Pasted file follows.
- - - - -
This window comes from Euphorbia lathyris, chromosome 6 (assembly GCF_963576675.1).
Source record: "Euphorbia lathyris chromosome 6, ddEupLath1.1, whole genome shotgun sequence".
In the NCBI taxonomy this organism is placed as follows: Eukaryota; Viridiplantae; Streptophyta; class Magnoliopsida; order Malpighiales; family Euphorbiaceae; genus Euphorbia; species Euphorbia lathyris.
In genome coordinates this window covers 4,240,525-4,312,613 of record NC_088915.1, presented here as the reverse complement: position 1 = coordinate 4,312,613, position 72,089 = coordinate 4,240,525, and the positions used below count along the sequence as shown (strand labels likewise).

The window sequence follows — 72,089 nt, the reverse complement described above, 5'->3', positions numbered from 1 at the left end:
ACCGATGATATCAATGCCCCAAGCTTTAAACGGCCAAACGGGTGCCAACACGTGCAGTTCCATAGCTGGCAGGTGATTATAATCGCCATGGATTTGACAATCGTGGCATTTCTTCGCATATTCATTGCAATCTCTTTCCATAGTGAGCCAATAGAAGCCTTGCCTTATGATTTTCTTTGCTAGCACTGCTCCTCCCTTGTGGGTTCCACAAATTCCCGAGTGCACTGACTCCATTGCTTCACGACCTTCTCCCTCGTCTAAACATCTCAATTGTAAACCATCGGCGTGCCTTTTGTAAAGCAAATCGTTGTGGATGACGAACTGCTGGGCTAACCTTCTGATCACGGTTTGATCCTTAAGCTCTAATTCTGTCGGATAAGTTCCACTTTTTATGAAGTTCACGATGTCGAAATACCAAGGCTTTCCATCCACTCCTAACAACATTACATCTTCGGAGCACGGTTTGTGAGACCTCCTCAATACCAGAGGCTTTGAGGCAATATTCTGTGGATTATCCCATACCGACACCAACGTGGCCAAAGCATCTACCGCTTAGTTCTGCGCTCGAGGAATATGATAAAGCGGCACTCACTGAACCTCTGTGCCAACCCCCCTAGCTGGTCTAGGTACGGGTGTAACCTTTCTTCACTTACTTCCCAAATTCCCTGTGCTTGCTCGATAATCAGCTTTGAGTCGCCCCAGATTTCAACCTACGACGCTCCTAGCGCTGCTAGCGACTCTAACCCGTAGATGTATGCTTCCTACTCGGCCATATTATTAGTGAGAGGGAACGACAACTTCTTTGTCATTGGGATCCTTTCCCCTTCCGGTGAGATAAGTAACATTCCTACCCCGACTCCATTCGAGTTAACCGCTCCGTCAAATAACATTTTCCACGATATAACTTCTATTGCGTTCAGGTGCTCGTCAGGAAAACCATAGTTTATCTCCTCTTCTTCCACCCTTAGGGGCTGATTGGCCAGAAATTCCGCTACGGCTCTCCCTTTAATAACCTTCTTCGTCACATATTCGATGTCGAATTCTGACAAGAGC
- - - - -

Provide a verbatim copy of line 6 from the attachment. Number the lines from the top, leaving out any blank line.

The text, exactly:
ACCGATGATATCAATGCCCCAAGCTTTAAACGGCCAAACGGGTGCCAACACGTGCAGTTCCATAGCTGGCAGGTGATTATAATCGCCATGGATTTGACAATCGTGGCATTTCTTCGCATATTCATTGCAATCTCTTTCCATAGTGAGCCAATAGAAGCCTTGCCTTATGATTTTCTTTGCTAGCACTGCTCCTCCCTTGTGGGTTCCACAAATTCCCGAGTGCACTGACTCCATTGCTTCACGACCTTCTCCCTCGTCTAAACATCTCAATTGTAAACCATCGGCGTGCCTTTTGTAAAGCAAATCGTTGTGGATGACGAACTGCTGGGCTAACCTTCTGATCACGGTTTGATCCTTAAGCTCTAATTCTGTCGGATAAGTTCCACTTTTTATGAAGTTCACGATGTCGAAATACCAAGGCTTTCCATCCACTCCTAACAACATTACATCTTCGGAGCACGGTTTGTGAGACCTCCTCAATACCAGAGGCTTTGAGGCAATATTCTGTGGATTATCCCATACCGACACCAACGTGGCCAAAGCATCTACCGCTTAGTTCTGCGCTCGAGGAATATGATAAAGCGGCACTCACTGAACCTCTGTGCCAACCCCCCTAGCTGGTCTAGGTACGGGTGTAACCTTTCTTCACTTACTTCCCAAATTCCCTGTGCTTGCTCGATAATCAGCTTTGAGTCGCCCCAGATTTCAACCTACGACGCTCCTAGCGCTGCTAGCGACTCTAACCCGTAGATGTATGCTTCCTACTCGGCCATATTATTAGTGAGAGGGAACGACAACTTCTTTGTCATTGGGATCCTTTCCCCTTCCGGTGAGATAAGTAACATTCCTACCCCGACTCCATTCGAGTTAACCGCTCCGTCAAATAACATTTTCCACGATATAACTTCTATTGCGTTCAGGTGCTCGTCAGGAAAACCATAGTTTATCTCCTCTTCTTCCACCCTTAGGGGCTGATTGGCCAGAAATTCCGCTACGGCTCTCCCTTTAATAACCTTCTTCGTCACATATTCGATGTCGAATTCTGACAAGAGC